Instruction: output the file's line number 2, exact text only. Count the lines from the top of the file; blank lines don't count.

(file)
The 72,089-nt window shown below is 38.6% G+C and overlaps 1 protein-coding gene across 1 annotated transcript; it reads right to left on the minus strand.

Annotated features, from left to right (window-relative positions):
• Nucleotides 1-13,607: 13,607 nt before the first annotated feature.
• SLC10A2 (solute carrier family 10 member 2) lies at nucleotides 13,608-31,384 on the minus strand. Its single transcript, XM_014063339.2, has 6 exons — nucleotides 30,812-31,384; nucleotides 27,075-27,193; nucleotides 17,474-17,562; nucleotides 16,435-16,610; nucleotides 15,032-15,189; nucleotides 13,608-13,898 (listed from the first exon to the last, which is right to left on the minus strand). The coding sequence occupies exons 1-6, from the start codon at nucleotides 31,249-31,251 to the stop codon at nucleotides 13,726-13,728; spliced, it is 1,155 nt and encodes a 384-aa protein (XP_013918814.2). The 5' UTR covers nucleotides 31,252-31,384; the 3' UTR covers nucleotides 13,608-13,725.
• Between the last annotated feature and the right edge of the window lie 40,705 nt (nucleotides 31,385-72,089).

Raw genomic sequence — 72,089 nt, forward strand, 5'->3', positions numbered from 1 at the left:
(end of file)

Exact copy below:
Annotated features, from left to right (window-relative positions):